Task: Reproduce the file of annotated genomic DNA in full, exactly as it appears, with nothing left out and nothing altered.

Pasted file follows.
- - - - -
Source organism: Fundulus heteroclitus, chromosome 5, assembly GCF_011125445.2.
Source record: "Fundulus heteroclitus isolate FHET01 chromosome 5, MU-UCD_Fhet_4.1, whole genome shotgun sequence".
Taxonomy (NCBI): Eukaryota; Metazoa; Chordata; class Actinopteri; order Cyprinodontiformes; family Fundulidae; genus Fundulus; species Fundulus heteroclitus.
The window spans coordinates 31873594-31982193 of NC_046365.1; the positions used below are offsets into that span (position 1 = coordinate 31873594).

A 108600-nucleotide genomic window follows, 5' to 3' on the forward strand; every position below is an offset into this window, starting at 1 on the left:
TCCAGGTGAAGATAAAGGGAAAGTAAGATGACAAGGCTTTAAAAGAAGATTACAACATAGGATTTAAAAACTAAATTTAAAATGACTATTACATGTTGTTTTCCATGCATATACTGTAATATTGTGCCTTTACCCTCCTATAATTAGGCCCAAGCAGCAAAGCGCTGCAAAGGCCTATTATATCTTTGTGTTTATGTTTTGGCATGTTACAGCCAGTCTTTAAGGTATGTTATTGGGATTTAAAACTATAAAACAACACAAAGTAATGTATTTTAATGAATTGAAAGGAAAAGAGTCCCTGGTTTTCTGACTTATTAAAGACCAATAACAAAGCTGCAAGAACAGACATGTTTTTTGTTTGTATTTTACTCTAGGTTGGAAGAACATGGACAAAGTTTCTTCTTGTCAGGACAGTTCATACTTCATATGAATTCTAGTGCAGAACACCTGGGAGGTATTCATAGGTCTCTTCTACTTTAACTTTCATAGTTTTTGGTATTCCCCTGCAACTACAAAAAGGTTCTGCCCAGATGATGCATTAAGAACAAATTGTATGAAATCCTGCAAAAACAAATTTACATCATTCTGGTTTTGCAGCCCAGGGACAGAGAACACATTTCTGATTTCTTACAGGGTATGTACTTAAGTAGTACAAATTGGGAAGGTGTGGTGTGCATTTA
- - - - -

Source organism: Fundulus heteroclitus, chromosome 5, assembly GCF_011125445.2.
Source record: "Fundulus heteroclitus isolate FHET01 chromosome 5, MU-UCD_Fhet_4.1, whole genome shotgun sequence".
Taxonomy (NCBI): Eukaryota; Metazoa; Chordata; class Actinopteri; order Cyprinodontiformes; family Fundulidae; genus Fundulus; species Fundulus heteroclitus.
The window spans coordinates 31873594-31982193 of NC_046365.1; the positions used below are offsets into that span (position 1 = coordinate 31873594).

A 108600-nucleotide genomic window follows, 5' to 3' on the forward strand; every position below is an offset into this window, starting at 1 on the left:
TCCAGGTGAAGATAAAGGGAAAGTAAGATGACAAGGCTTTAAAAGAAGATTACAACATAGGATTTAAAAACTAAATTTAAAATGACTATTACATGTTGTTTTCCATGCATATACTGTAATATTGTGCCTTTACCCTCCTATAATTAGGCCCAAGCAGCAAAGCGCTGCAAAGGCCTATTATATCTTTGTGTTTATGTTTTGGCATGTTACAGCCAGTCTTTAAGGTATGTTATTGGGATTTAAAACTATAAAACAACACAAAGTAATGTATTTTAATGAATTGAAAGGAAAAGAGTCCCTGGTTTTCTGACTTATTAAAGACCAATAACAAAGCTGCAAGAACAGACATGTTTTTTGTTTGTATTTTACTCTAGGTTGGAAGAACATGGACAAAGTTTCTTCTTGTCAGGACAGTTCATACTTCATATGAATTCTAGTGCAGAACACCTGGGAGGTATTCATAGGTCTCTTCTACTTTAACTTTCATAGTTTTTGGTATTCCCCTGCAACTACAAAAAGGTTCTGCCCAGATGATGCATTAAGAACAAATTGTATGAAATCCTGCAAAAACAAATTTACATCATTCTGGTTTTGCAGCCCAGGGACAGAGAACACATTTCTGATTTCTTACAGGGTATGTACTTAAGTAGTACAAATTGGGAAGGTGTGGTGTGCATTTA